8. Maintain compliance with GDPR and applicable data protection. Most often the data in scope is anonymised and falls outside the scope of the GDPR. However, it can be difficult to fully anonymise data and de-identified data (pseudonymised data) falls within the scope of the GDPR. The entities involved need to ensure they comply with relevant data protection obligations and that data controller and data processor roles are clearly assigned.  A data controller determines the purposes and means of the processing of personal data, simply put “who is in charge and leading the way”.  A data processor is responsible for processing the data on behalf of the data controller, simply put “following the instructions of the data controller”.  It is important to ensure the appropriate agreements including data processing agreements are in place between the relevant parties and that there is an appropriate mechanism for the transfer of personal data, if applicable.
  9. Plan for secure transmission. From a data extraction perspective, ensure the appropriate secure transmission is applicable to satisfy compliance.  Most often, data providers have “cloud to cloud” secure transmission as a preferred choice however Secure File Transfer Protocol (SFTP) can still be used as a source of transmission and lastly, most data providers now have their own secure portal in which to download data, as always ensure appropriate safeguards are in place for encryption in transit and at rest.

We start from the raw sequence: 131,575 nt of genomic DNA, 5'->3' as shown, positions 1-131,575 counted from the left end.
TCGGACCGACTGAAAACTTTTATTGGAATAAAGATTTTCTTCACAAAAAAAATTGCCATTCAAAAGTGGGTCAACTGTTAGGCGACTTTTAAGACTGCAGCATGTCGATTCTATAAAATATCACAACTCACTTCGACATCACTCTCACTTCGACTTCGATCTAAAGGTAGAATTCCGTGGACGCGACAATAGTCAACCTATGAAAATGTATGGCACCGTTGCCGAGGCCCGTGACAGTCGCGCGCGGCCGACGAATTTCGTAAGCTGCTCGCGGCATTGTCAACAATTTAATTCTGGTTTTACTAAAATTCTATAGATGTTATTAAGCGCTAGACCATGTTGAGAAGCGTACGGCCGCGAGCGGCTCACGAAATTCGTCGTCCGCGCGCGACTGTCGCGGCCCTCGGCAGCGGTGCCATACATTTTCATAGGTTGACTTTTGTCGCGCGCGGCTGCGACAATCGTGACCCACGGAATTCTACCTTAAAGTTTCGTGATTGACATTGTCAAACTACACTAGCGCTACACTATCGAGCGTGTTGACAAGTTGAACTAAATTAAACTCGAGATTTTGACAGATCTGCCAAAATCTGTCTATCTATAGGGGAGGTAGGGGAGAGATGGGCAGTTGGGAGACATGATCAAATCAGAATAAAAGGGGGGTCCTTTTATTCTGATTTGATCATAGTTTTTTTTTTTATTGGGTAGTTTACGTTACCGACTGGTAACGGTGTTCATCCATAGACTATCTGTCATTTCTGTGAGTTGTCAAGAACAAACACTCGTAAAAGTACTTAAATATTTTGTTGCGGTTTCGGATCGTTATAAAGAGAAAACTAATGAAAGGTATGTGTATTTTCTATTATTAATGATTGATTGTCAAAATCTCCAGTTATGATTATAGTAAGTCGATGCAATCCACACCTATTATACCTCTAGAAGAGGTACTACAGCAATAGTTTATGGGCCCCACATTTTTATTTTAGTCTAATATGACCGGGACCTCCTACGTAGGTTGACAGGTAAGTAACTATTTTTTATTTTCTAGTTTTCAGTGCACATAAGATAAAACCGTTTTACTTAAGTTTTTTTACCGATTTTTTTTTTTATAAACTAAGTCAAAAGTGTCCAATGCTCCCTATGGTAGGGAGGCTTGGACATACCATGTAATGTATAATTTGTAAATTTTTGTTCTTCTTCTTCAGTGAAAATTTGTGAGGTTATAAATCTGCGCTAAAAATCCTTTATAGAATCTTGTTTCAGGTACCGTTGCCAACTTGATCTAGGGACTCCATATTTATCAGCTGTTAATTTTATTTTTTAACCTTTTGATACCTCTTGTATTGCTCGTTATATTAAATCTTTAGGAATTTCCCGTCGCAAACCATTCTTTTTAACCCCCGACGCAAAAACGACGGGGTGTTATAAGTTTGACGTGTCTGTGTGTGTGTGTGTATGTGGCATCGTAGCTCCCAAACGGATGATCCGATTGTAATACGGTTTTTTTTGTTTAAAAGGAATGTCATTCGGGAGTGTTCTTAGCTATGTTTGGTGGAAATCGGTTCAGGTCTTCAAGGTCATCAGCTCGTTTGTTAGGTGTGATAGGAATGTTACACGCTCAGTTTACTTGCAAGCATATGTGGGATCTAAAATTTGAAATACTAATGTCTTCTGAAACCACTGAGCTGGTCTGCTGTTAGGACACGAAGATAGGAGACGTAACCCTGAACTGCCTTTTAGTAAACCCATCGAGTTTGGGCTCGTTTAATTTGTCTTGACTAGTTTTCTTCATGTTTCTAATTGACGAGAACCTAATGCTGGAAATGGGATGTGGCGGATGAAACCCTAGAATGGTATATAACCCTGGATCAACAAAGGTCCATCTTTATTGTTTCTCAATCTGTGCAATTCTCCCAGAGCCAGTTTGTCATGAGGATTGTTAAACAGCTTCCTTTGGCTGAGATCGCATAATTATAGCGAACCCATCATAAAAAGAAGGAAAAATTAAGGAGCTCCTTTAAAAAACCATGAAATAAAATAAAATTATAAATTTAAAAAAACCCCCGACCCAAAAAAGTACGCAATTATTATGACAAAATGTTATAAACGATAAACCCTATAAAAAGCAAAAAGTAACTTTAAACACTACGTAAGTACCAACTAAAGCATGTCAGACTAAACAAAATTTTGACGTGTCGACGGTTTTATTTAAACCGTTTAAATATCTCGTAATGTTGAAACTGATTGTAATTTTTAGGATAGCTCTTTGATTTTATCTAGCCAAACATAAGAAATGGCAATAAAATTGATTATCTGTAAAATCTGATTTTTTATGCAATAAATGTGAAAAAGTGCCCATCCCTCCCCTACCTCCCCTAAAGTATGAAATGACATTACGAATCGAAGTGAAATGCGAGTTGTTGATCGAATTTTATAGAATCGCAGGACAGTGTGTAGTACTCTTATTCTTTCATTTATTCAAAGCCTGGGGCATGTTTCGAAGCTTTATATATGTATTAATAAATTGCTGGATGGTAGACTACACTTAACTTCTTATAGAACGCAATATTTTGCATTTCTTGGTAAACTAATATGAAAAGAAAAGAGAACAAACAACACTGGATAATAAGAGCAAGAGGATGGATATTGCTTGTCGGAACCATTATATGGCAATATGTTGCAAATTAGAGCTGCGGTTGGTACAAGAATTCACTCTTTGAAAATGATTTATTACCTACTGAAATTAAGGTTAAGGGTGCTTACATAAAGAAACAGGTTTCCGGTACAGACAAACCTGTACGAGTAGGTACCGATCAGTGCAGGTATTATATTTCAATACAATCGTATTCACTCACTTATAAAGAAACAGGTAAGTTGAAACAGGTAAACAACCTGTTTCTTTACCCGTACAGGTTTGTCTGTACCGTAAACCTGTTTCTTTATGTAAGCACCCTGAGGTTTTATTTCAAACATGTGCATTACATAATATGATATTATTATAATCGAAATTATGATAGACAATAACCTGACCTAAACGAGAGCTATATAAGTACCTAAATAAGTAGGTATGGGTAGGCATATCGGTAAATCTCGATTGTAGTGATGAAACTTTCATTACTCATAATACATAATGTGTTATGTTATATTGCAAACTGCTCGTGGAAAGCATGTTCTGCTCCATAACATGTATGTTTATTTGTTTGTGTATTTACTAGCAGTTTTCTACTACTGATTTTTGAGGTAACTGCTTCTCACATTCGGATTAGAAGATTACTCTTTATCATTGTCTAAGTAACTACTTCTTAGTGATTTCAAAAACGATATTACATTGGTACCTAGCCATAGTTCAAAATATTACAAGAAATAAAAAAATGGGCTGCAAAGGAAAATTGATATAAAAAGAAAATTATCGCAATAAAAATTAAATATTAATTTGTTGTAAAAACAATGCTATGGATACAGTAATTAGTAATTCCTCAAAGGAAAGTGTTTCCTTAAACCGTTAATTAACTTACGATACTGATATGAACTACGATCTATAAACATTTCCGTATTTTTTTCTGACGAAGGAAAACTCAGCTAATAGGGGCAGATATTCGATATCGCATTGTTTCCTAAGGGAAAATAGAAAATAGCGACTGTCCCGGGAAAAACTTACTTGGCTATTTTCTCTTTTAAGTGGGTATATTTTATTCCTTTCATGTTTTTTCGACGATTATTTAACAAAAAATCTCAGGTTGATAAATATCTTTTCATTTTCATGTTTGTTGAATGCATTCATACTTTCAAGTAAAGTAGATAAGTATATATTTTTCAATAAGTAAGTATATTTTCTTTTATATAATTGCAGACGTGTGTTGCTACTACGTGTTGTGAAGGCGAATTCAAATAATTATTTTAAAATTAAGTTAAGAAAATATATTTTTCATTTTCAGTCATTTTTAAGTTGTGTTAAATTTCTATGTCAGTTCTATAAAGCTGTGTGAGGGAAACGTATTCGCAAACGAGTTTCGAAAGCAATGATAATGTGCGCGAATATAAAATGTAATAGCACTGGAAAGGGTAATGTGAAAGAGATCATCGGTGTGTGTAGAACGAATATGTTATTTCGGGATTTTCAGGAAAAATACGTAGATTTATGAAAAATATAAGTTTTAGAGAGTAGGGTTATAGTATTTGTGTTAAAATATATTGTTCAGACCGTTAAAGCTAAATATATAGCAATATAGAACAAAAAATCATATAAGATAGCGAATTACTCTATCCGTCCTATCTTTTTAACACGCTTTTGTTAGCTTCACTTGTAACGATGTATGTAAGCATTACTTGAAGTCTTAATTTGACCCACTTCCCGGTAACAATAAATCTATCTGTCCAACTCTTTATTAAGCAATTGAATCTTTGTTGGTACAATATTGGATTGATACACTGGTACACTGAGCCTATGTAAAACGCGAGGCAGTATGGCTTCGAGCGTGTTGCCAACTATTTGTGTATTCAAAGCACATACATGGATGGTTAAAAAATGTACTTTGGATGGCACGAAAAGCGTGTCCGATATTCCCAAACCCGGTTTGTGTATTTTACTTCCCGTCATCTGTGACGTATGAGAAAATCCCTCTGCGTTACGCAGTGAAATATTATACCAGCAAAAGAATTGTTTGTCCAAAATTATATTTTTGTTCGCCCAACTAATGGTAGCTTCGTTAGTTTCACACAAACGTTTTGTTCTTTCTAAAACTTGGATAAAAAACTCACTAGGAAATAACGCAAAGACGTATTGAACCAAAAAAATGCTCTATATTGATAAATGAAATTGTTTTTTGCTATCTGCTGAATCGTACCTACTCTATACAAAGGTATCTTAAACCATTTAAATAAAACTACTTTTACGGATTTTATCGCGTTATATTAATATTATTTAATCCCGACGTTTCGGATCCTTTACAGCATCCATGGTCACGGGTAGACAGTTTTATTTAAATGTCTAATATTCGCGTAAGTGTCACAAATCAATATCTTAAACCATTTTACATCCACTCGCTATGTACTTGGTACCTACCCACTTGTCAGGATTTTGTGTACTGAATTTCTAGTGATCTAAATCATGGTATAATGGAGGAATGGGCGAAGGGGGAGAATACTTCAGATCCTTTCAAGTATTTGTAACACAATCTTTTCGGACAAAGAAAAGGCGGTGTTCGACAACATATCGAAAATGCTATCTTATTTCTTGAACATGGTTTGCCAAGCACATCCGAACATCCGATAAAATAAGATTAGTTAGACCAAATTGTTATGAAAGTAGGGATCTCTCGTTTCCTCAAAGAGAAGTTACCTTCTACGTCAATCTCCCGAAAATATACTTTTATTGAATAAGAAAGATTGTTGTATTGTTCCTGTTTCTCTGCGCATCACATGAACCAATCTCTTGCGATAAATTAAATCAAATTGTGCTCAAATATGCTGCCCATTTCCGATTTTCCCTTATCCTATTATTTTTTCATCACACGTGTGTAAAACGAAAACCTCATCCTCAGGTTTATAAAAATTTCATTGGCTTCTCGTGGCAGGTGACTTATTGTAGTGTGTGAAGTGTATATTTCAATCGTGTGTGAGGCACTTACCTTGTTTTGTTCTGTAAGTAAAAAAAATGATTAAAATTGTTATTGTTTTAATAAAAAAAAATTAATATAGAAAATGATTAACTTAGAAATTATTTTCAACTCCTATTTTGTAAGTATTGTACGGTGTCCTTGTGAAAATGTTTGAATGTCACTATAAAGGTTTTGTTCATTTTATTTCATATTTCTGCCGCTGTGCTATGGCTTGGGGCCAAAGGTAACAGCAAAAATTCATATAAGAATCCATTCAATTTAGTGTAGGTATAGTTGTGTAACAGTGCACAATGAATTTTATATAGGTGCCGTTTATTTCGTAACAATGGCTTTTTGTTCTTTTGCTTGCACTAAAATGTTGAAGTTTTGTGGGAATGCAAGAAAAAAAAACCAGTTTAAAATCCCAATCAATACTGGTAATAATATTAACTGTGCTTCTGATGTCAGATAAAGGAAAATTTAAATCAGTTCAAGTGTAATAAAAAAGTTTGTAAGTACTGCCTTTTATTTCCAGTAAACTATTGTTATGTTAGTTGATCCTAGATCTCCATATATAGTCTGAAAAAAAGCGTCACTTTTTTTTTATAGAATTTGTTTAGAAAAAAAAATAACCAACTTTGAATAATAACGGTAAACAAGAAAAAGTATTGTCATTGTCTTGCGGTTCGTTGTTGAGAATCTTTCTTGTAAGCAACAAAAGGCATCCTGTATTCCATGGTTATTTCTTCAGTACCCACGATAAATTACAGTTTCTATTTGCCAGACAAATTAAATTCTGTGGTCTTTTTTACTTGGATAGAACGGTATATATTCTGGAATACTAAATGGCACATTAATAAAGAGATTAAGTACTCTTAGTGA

10. Ensure appropriate training is setup and conducted.  From a clinical perspective, standard operating procedures (SOP) work well to define how to interact with the data; that is understanding the operational standards to utilise the data.  These SOPs should be part of your overall governance process.

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To learn more visit or contact our Real World Evidence Strategy and Analytics team.


Bruce Capobianco

Senior Director, RWE IT

Bruce has over 15 years’ experience in the architecture, development and implementation of complex big data solutions. He leads a team to develop, enhance, and maintain RWE technology solutions for ICON clients. He is experienced in identifying and implementing secure, usable and enduring technologies that augment business processes and optimise productivity.